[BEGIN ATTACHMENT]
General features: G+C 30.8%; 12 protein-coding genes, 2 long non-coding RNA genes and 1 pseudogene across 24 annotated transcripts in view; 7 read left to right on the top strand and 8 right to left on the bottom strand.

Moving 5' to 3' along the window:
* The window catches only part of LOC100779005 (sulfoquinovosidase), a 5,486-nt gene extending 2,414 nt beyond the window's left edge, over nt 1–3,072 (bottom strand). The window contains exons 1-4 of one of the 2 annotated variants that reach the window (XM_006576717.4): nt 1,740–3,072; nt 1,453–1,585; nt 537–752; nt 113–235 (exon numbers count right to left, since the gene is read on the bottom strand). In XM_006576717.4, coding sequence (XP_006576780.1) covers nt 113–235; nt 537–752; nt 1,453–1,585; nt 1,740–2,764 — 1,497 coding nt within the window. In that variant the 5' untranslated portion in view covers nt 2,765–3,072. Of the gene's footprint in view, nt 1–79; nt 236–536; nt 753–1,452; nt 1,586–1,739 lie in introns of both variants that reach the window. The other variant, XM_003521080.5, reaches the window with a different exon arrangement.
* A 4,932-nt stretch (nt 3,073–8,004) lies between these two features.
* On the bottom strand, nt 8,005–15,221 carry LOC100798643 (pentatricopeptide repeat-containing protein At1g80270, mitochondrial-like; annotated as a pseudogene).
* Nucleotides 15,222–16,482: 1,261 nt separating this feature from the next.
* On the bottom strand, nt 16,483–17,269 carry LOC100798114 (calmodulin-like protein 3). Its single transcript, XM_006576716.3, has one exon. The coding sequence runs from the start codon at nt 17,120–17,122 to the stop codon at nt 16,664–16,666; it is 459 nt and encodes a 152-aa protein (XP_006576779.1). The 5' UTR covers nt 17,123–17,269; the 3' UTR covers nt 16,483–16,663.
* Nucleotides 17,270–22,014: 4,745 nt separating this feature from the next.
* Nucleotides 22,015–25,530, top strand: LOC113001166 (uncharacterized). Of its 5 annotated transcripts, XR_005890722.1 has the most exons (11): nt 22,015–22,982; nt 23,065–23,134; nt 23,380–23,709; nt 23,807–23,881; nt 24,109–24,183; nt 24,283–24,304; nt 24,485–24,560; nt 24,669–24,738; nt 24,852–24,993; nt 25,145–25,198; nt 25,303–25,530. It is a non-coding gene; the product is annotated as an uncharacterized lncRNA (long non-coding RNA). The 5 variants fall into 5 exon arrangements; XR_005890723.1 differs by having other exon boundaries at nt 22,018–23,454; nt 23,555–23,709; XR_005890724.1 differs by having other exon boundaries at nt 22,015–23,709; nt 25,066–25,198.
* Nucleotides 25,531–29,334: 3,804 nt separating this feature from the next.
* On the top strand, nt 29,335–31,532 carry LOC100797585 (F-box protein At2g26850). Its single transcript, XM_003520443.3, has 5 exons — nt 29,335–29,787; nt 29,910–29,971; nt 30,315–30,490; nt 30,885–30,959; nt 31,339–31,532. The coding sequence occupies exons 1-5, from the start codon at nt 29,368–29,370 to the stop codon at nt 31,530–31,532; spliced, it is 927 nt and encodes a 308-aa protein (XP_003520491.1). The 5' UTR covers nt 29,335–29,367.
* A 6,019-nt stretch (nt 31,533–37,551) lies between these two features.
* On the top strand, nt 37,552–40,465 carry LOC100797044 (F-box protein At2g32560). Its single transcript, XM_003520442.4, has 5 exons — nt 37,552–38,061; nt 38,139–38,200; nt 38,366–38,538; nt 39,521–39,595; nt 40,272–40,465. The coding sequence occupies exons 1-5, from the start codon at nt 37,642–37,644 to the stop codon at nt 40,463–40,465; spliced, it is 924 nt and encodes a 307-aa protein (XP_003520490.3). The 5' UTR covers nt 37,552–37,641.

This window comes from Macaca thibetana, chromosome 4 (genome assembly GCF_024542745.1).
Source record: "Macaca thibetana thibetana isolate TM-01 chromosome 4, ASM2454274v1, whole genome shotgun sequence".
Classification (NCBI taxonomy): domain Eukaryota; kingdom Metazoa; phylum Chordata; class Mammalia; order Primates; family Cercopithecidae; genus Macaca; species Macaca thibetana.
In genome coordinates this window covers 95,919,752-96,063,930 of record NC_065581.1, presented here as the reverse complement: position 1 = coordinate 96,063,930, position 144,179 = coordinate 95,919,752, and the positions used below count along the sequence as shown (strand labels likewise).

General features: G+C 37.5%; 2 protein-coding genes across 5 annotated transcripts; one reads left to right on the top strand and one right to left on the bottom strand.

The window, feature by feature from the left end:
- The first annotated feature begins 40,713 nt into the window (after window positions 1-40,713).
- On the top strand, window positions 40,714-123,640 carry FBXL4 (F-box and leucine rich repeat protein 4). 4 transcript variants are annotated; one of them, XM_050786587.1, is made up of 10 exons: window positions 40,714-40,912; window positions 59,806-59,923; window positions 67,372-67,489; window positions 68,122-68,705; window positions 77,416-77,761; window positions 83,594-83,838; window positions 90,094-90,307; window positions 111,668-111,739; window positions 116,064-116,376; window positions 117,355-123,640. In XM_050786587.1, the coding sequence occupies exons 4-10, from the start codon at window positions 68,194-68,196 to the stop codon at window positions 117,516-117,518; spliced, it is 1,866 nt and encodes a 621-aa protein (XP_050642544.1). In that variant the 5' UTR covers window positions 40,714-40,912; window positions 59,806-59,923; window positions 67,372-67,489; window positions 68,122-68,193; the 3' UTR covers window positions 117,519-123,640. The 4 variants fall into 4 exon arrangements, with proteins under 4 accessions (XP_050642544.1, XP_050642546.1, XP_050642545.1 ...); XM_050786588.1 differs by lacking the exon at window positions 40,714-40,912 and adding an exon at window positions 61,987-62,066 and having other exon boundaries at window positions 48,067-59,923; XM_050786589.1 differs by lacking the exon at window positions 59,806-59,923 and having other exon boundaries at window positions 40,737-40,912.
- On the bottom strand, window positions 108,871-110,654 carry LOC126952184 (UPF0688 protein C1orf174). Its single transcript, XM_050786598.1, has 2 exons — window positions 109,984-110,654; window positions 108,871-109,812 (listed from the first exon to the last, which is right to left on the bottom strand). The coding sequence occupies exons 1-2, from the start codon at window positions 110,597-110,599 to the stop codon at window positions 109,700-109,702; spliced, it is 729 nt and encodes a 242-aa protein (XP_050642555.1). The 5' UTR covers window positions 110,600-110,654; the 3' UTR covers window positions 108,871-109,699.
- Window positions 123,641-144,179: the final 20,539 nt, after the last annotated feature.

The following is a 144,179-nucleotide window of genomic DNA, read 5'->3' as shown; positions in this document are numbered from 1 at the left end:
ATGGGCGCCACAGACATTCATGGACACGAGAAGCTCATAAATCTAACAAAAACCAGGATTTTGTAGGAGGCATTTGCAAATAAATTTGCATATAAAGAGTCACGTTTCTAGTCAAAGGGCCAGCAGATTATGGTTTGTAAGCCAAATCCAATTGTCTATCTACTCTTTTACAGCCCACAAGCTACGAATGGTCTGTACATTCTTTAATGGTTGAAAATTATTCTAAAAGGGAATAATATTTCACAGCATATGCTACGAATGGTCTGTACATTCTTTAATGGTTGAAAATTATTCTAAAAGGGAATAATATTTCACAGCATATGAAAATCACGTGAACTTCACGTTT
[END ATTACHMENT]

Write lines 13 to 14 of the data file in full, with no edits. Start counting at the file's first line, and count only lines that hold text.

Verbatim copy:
* On the top strand, nt 37,552–40,465 carry LOC100797044 (F-box protein At2g32560). Its single transcript, XM_003520442.4, has 5 exons — nt 37,552–38,061; nt 38,139–38,200; nt 38,366–38,538; nt 39,521–39,595; nt 40,272–40,465. The coding sequence occupies exons 1-5, from the start codon at nt 37,642–37,644 to the stop codon at nt 40,463–40,465; spliced, it is 924 nt and encodes a 307-aa protein (XP_003520490.3). The 5' UTR covers nt 37,552–37,641.

This window comes from Macaca thibetana, chromosome 4 (genome assembly GCF_024542745.1).